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Should New Mothers Leave The Hospital With Birth Control?

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It depends on the method and whether the mother plans to breast feed.  Ideally, it is recommended that women abstain from sexual relations for at least 4 to 6 weeks after having a baby to reduce the risk of developing vaginal infections and of course, becoming pregnant.

Pregnant women have an increased risk of developing blood clots because of hormonal changes.  This is commonly referred to as a hypercoagulable state.  Birth control pills that contain both estrogen and progestin (aka combination pills) are not recommended for the first 42 days after the delivery because they increase the risk of blood clots in the legs (Deep Venous Thrombosis, aka DVT) and also decrease breast milk production. The vaginal ring and patch are also not recommended. However, birth control pills that only contain progestin are safe to take immediately after delivery because they don’t increase the risk of developing blood clots nor do they reduce the amount of breast milk production. The Depo- Provera injection may also be given as well because it is a progestin-only product. What women are at increased risk for developing a DVT? Read more »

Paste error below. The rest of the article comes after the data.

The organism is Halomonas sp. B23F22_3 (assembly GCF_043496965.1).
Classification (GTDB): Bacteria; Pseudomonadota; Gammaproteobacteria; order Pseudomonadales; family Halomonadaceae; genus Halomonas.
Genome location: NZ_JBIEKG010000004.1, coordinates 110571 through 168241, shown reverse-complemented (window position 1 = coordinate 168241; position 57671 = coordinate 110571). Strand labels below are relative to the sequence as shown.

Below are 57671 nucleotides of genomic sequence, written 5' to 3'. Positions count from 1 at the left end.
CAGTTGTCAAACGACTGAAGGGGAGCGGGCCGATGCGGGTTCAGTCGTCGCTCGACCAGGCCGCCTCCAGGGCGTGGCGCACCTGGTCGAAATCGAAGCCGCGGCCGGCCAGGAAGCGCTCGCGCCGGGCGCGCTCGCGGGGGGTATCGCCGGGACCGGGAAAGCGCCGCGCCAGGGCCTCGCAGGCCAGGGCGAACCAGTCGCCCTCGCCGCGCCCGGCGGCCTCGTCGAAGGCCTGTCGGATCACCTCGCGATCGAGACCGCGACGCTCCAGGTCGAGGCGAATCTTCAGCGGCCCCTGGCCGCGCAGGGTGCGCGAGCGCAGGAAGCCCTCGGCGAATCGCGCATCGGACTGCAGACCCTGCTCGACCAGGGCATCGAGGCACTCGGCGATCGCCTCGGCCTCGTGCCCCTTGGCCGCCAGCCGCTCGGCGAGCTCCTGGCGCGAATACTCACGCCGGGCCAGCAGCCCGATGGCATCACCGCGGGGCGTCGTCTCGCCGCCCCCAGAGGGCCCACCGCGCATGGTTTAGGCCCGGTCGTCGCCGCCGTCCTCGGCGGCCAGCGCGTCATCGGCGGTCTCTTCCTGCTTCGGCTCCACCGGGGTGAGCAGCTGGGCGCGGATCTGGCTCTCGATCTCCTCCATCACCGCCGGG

*This blog post was originally published at Dr. Linda Burke-Galloway*

Finding Cheap Birth Control Even As States Withdraw Planned Parenthood Funding

If you live in New Hampshire, or some other state that is withdrawing Planned Parenthood funding, you may need to find an alternate source of affordable birth control, at least until the states get their heads screwed back on straight. In the meantime, please, don’t stop your birth control because you think you can’t afford it - the costs of not using it are much, much higher.

But what can you do to make the choice to use birth control even more cost effective?

Birth Control Pills

  • Buy them cheap locally. Walmart, Target and Kroger sell very low priced birth control pills – only $4 to $9 a pack. It’s only a few brands (Trinessa, Sprintec and Trisprintec), but ask your doctor if it makes sense to switch if cost is a barrier for you.

*This blog post was originally published at The Blog That Ate Manhattan*

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